funny

The CCC will be a place where John Ratzenberger and Kelsey Grammer can sit down and share a joke without being accused of endorsing homosexuality or a Cheers spin off.  

SCARY MOVIE 5: SEVEN YEARS IN THE MAKING

 

HOLLYWOOD – In 2006, when Scary Movie 4 was released everyone naturally assumed that the next entry in the money spinning, gross out and laugh free franchise would be along within the year.

After all, up until that point each script had taken less time to write than it actually took to sit down and watch the finished movie. However, six years passed and no Scary Movie. Some hoped – even prayed – that the bone headed franchise which only seemed to exist to give Charlie Sheen and his wife money had finally fallen into its own dark hole of pointlessness. Yet now a new entry is on the horizon and Studio Exec asked Malcolm D. Lee (cousin of Spike) what took so long?

‘There was the feeling that the quality of the franchise had gone downhill,’ said Lee. ‘We wanted this to not just be another Scary Movie movie, we wanted it to be a Scary Movie movie that was also a good movie movie, a moving Scary Movie movie movie.’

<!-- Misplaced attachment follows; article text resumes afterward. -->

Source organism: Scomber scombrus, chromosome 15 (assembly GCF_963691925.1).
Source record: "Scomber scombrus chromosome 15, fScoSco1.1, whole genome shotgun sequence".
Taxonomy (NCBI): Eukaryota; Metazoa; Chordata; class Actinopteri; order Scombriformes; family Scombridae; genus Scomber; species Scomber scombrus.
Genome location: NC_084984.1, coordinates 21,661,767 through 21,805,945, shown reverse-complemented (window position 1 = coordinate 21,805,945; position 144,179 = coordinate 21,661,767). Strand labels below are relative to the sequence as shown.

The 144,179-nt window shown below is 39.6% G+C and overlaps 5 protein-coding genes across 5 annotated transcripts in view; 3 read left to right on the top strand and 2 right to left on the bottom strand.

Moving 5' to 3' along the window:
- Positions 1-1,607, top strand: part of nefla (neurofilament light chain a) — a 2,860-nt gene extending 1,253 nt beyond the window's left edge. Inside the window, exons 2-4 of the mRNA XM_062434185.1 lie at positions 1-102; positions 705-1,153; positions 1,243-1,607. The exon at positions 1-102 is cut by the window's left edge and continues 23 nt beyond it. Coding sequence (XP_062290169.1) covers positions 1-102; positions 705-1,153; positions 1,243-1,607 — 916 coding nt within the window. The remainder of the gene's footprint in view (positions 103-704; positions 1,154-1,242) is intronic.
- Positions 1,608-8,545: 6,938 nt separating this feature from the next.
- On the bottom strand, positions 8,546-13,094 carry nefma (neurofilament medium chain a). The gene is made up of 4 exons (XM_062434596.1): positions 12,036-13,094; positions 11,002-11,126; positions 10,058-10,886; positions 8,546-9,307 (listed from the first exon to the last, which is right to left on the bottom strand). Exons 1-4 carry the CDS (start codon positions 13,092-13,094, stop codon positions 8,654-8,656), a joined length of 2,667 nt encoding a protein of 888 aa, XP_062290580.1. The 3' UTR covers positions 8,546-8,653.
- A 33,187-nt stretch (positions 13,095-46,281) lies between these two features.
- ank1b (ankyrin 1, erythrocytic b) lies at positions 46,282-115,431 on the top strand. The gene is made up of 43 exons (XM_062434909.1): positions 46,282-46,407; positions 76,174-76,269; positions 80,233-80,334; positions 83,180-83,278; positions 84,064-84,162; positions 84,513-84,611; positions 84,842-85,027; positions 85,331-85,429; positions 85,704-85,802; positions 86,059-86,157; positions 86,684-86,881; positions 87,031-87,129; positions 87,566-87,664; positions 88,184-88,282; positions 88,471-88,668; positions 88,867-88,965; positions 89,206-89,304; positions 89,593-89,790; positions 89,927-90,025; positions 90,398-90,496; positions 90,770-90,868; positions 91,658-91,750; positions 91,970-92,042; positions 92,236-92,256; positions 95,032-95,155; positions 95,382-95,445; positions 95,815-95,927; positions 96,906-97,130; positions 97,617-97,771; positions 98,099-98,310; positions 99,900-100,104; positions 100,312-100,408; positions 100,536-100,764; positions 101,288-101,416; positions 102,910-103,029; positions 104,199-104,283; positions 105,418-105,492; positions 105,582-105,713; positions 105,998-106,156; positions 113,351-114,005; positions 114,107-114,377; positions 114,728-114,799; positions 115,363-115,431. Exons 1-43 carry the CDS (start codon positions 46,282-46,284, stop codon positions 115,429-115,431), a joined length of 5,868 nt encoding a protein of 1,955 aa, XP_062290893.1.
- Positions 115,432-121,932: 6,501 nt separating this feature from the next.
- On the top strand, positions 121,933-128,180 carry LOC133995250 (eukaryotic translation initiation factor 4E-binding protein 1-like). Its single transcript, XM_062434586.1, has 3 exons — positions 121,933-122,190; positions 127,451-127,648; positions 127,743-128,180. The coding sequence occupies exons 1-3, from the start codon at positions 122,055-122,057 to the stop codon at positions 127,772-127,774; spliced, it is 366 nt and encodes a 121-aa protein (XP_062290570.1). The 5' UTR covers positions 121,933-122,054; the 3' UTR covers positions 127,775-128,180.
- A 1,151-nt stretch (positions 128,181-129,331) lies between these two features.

Beginning in 2000 with  the Keenen Ivory Wayans directed Scary Movie, the formula was quickly implemented with a series of broad stroke parodies played out by tired hams and vacuously inept actors. Scary Movie 2 followed in 2001 and Scary Movie 3 followed in 2002 and Scary Movie 4 in 2006 under the direction of the once great David Zucker.  

We watched a lot Andrei Tarkovsky. I’m particularly fond of Stalker. I thought Tarkovsky because I know that Keenen had been very influenced by Ingmar Bergman, especially his later films, so I didn’t want to repeat him. And Zucker of course is Godardian to a fault. If you watch A Bout de Souffle and then you watch Scary Movie 3 you’ll see that structurally the films are identical. 

 What can we expect to see that’ll be different from the other Scary Movies?

Obviously I don’t want to ruin a very successful franchise. But we sat down and we went through the script again and again and again. We put in layers. We put in a whole Kabbalistic thing and then we took it out. We got all the actors to get into their roles in a way that was crazy. Charlie Sheen went totally method and I think you can see that in the headlines as well as the film.

Scary Movie 5 will be released in 2018.